Consider an electron sitting at the origin of a coordinate system. Let an unpolarized light travelling in the $z$-direction excite the electron at the origin. The motion of the electron can be thought of as two independent oscillatory motions, one along $x$-axis and the other along $y$-axis.
If we look at the scattered radiation along $y$-axis, there will be none due to the motion along the $y$-axis. The scattered radiation that reaches the eye when viewed along $y$-axis is due to the motion along $x$-axis. It is true that an electron oscillating in the $x$-axis will give rise to maximum intensity when viewed along $y$-axis.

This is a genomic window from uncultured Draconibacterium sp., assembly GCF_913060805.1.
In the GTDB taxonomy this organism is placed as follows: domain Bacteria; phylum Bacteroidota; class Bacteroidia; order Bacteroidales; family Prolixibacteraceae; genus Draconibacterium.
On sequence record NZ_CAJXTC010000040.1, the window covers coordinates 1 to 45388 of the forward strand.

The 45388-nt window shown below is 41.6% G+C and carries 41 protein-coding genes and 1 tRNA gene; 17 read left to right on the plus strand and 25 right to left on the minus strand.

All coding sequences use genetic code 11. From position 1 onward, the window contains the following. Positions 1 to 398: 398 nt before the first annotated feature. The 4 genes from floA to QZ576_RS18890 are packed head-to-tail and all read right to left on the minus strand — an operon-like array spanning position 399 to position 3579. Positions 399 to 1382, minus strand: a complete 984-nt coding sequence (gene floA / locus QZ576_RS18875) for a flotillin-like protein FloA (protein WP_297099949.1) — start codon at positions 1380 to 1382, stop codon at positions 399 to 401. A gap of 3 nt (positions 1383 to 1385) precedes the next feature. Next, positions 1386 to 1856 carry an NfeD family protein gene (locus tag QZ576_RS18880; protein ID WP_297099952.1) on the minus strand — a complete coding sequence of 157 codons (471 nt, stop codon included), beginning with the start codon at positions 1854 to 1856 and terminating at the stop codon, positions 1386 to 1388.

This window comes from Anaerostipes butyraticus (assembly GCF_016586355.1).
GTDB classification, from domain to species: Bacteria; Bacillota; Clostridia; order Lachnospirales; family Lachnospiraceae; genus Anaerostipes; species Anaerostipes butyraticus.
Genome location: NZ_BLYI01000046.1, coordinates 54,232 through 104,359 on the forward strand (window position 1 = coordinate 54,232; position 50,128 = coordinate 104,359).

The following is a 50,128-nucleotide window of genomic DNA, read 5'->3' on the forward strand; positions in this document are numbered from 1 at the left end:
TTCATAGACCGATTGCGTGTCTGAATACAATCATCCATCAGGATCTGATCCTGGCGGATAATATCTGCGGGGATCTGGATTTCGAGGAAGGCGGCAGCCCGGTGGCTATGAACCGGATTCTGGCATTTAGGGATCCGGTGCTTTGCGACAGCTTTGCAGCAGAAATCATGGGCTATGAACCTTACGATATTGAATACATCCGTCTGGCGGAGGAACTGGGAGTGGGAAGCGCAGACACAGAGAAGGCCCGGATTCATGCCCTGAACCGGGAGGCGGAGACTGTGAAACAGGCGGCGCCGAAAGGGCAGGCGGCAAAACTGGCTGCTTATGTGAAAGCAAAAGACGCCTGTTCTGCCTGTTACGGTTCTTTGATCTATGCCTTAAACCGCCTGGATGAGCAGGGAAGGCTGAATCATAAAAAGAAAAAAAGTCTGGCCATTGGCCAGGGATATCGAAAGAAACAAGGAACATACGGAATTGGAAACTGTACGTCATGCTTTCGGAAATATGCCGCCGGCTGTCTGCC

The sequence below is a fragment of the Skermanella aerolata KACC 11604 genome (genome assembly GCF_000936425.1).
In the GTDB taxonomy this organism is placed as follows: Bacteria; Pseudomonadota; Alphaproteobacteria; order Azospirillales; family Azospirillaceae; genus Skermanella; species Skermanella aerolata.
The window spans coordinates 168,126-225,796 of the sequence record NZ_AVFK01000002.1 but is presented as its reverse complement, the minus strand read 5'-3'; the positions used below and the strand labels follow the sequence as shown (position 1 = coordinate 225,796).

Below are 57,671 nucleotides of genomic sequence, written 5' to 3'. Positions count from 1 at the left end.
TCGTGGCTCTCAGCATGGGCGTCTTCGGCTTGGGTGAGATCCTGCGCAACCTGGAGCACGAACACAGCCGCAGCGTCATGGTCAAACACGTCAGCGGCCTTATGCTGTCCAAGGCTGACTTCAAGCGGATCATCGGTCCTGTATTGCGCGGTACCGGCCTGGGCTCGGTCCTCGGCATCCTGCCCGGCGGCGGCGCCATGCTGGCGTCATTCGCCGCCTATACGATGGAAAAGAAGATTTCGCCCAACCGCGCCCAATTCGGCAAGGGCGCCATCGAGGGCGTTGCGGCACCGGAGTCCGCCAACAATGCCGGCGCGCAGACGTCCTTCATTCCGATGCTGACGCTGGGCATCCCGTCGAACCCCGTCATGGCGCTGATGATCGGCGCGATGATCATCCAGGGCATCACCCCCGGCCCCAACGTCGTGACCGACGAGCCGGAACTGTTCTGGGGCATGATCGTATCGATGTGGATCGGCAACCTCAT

I cannot understand why an electron oscillating along $x$-axis will produce electric field polarized along $x$-axis.